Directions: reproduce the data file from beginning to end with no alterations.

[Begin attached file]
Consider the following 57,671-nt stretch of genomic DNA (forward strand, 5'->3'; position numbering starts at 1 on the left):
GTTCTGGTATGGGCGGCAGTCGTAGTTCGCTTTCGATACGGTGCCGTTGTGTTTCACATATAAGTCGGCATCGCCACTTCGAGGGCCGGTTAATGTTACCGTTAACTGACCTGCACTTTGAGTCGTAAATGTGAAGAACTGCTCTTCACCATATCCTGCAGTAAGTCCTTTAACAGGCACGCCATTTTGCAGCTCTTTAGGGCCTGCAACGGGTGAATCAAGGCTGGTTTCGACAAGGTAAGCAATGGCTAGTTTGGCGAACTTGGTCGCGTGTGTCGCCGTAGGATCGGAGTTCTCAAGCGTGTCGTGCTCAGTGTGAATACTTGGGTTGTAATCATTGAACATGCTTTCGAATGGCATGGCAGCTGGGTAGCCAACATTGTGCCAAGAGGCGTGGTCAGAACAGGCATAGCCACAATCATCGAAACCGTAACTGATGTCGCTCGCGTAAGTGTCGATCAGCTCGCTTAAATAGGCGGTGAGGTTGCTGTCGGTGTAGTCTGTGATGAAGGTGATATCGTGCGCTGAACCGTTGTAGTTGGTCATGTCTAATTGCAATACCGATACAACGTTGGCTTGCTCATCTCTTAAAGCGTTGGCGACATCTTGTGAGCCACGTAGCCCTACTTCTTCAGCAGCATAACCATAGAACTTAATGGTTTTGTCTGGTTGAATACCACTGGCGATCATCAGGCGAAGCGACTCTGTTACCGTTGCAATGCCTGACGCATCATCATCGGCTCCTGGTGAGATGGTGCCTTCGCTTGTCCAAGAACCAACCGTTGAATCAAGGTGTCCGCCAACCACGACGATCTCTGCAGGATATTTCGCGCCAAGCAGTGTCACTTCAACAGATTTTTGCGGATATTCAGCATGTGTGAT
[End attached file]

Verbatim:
Consider the following 57,671-nt stretch of genomic DNA (forward strand, 5'->3'; position numbering starts at 1 on the left):
GTTCTGGTATGGGCGGCAGTCGTAGTTCGCTTTCGATACGGTGCCGTTGTGTTTCACATATAAGTCGGCATCGCCACTTCGAGGGCCGGTTAATGTTACCGTTAACTGACCTGCACTTTGAGTCGTAAATGTGAAGAACTGCTCTTCACCATATCCTGCAGTAAGTCCTTTAACAGGCACGCCATTTTGCAGCTCTTTAGGGCCTGCAACGGGTGAATCAAGGCTGGTTTCGACAAGGTAAGCAATGGCTAGTTTGGCGAACTTGGTCGCGTGTGTCGCCGTAGGATCGGAGTTCTCAAGCGTGTCGTGCTCAGTGTGAATACTTGGGTTGTAATCATTGAACATGCTTTCGAATGGCATGGCAGCTGGGTAGCCAACATTGTGCCAAGAGGCGTGGTCAGAACAGGCATAGCCACAATCATCGAAACCGTAACTGATGTCGCTCGCGTAAGTGTCGATCAGCTCGCTTAAATAGGCGGTGAGGTTGCTGTCGGTGTAGTCTGTGATGAAGGTGATATCGTGCGCTGAACCGTTGTAGTTGGTCATGTCTAATTGCAATACCGATACAACGTTGGCTTGCTCATCTCTTAAAGCGTTGGCGACATCTTGTGAGCCACGTAGCCCTACTTCTTCAGCAGCATAACCATAGAACTTAATGGTTTTGTCTGGTTGAATACCACTGGCGATCATCAGGCGAAGCGACTCTGTTACCGTTGCAATGCCTGACGCATCATCATCGGCTCCTGGTGAGATGGTGCCTTCGCTTGTCCAAGAACCAACCGTTGAATCAAGGTGTCCGCCAACCACGACGATCTCTGCAGGATATTTCGCGCCAAGCAGTGTCACTTCAACAGATTTTTGCGGATATTCAGCATGTGTGAT